in the inner city. Served successively as treasurer, president,
and chairman of the board of the Palo Alto Jaycees, which he
helped open to female members. Honors include: 1980 Arjay Miller
Scholar at Stanford Business School.

Mary Elise Sarotte, 33. Hometown: Roswell, GA. Profession:
Visiting Assistant Professor, University of Notre Dame, Notre
Dame, IN. B.A. (History and Science, magna cum laude), Harvard
University, 1988; M.A. (History), Yale University, 1990; M.Phil.
(History), Yale University, 1994; Ph.D. (History), Yale
University, 1998. Teaches courses on the history of the Cold
War. Published two books investigating how the world survived
the Cold War, including Germany’s perspective of the Cold War
and a history of Germany and NATO. Earned the Hans Gatzke
Dissertation Prize and honored as a Student Marshall at Yale
Commencement. Recipient of research scholarships at Harvard and
Yale, and numerous teaching awards, including a Prize Teaching
Fellowship from Yale University, and a certificate of excellence
from Harvard.

Roberta Shea, 35. Hometown: Durham, New Hampshire.
Profession: Major, United States Marine Corps, Commanding
Officer, Marine Wing Communications Squadron, Miramar, CA. B.S.
(History), U.S. Naval Academy, 1991. M.S., Boston University,
2000. After 2 1/2 years in the enlisted ranks, selected to
attend the U.S. Naval Academy. Previously served as the
communications officer participating in the humanitarian
assistance operation supporting 32,000 migrants in Guantanamo
Bay, Cuba. First female to be the Assistant Director of the
Marine Corps’ Drill Instructor School. Received the Vincent
Astor Award (1st Honorable Mention) for an article on
leadership. Volunteers for San Diego Cares and the Los Angeles
Sheriff’s Department youth mentoring program.

Katherine E. White, 34. Hometown: Ann Arbor, MI. Profession:
Assistant Professor of Law, Wayne State University, Detroit, MI.
B.S. and Engineering (Electrical Engineering and Computer
Science), Princeton University, 1988; J.D., University of
Washington, 1991; L.L.M., George Washington University, 1996.
Teaches and writes about intellectual property law. Studied in
Munich, Germany as a Fulbright Senior Scholar. Advised Ericsson
Corporation on property law issues in Sweden. Major in the U.S.
Army Judge Advocate General’s Corps (JAG) and was accepted into
the U.S. Army Corps of Engineer’s Office of the Chief Counsel
Honors Program, where she practiced government contracting and
patent prosecution. Clerked for Judge Randall R. Rader, U.S.
Court of Appeals (Federal Circuit). Serves on the National
Patent Board and as a state-wide elected member of the
University of Michigan’s Board of Regents.

Howard Alan Zucker, M.D., 41. Hometown: Cliffside Park, NJ.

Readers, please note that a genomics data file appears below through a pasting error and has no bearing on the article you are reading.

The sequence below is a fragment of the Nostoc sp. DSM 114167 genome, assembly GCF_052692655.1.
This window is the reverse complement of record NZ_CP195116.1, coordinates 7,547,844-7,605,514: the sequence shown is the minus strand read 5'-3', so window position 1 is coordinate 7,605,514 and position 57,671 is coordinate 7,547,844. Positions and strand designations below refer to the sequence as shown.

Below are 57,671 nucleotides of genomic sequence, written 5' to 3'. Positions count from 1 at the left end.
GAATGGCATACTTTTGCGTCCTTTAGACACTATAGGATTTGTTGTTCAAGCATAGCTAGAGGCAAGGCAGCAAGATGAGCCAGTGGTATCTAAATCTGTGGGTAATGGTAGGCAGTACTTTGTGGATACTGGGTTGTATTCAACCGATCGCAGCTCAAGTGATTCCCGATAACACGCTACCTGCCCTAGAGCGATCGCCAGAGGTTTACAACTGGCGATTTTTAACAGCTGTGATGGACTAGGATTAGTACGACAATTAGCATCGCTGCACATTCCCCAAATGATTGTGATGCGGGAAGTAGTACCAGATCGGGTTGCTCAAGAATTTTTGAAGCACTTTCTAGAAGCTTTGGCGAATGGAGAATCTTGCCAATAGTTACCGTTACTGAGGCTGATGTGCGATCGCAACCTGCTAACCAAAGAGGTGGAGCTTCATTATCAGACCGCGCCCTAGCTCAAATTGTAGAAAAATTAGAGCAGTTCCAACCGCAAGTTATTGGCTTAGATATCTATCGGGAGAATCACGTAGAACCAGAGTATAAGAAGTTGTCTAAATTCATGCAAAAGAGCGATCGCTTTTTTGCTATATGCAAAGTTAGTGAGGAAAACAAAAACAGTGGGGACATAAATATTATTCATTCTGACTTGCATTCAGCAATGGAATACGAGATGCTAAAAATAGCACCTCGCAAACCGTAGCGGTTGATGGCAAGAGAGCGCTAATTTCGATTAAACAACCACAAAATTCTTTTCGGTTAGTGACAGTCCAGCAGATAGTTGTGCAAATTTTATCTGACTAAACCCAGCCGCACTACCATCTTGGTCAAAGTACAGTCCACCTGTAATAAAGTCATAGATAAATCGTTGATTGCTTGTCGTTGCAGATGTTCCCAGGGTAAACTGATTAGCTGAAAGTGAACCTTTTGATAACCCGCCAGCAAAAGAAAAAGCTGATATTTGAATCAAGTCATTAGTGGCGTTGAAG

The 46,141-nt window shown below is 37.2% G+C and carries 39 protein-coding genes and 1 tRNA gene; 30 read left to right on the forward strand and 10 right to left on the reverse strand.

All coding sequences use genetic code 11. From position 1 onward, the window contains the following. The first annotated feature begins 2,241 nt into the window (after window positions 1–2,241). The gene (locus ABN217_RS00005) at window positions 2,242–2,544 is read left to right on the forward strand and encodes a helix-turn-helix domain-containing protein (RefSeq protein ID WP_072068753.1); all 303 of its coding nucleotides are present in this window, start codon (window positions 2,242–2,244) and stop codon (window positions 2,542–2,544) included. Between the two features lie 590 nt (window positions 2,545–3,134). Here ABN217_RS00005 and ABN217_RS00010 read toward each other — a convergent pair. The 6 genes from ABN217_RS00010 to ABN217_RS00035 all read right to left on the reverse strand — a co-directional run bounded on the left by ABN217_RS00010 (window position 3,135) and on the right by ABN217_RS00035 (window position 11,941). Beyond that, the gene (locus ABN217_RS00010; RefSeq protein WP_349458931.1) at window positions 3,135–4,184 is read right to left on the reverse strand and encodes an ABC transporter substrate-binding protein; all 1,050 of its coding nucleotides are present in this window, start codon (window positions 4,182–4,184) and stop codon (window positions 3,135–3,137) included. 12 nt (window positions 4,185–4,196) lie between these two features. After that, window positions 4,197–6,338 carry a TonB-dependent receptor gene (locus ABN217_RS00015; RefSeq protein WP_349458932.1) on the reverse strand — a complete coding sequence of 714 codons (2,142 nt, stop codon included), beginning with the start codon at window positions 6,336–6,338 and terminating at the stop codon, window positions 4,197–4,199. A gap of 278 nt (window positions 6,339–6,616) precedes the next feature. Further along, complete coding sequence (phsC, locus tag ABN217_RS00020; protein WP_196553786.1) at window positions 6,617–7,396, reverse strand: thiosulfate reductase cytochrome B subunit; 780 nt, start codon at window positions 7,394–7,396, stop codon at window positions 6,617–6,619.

Profession: Associate Professor of Clinical Pediatrics &
Clinical Anesthesiology, Columbia University College of
Physicians & Surgeons, New York, NY. B.S., McGill University,
1979; M.D., George Washington University School of Medicine,
1982; J.D., Fordham University Law School, 2000; L.L.M.,
Columbia Law School, 2001. Currently divides time among clinical
duties in pediatric cardiology, critical care, and
anesthesiology, directs the pediatric transport program, and
performs research. While in college, worked with NASA
astronauts to design zero-gravity adaptation experiments for
Space Shuttle missions. Graduated from medical school at age 22,
becoming one of America’s youngest doctors. Honors include:
ABC World News Tonight’s “Person of the Week” in 1993 for
initiating pediatric ICU reunions to help children celebrate
their recovery, selected “Teacher of the Year” in 2000 by
Columbia University staff, and voted by peers into “The Best
Doctors in America” since 1996. Serves on the NYC Bar
Association’s “Science and the Law” subcommittee and as a
consultant to the American Museum of Natural History’s exhibit,
“Genome: the Code of Life.” Founding member of Little Hearts
Foundation, which raises money to cure congenital heart disease,
and the Terre Verte Foundation, which focuses on organ donor
awareness. Volunteers with the Good Grief Program, helping
healthcare workers cope with bereavement issues, and mentors
at-risk children through the Gorilla Press Project.

Applications for the 2002-2003 White House Fellowships can
be obtained in September and are due February 1, 2002.
Applications can be downloaded from the White House Fellows
website: Applications can also be
requested in the fall by calling 202-395-4522. Only U.S.
citizens may apply, and employees of the federal government are
not eligible, unless they are career military personnel.

SpaceRef staff editor.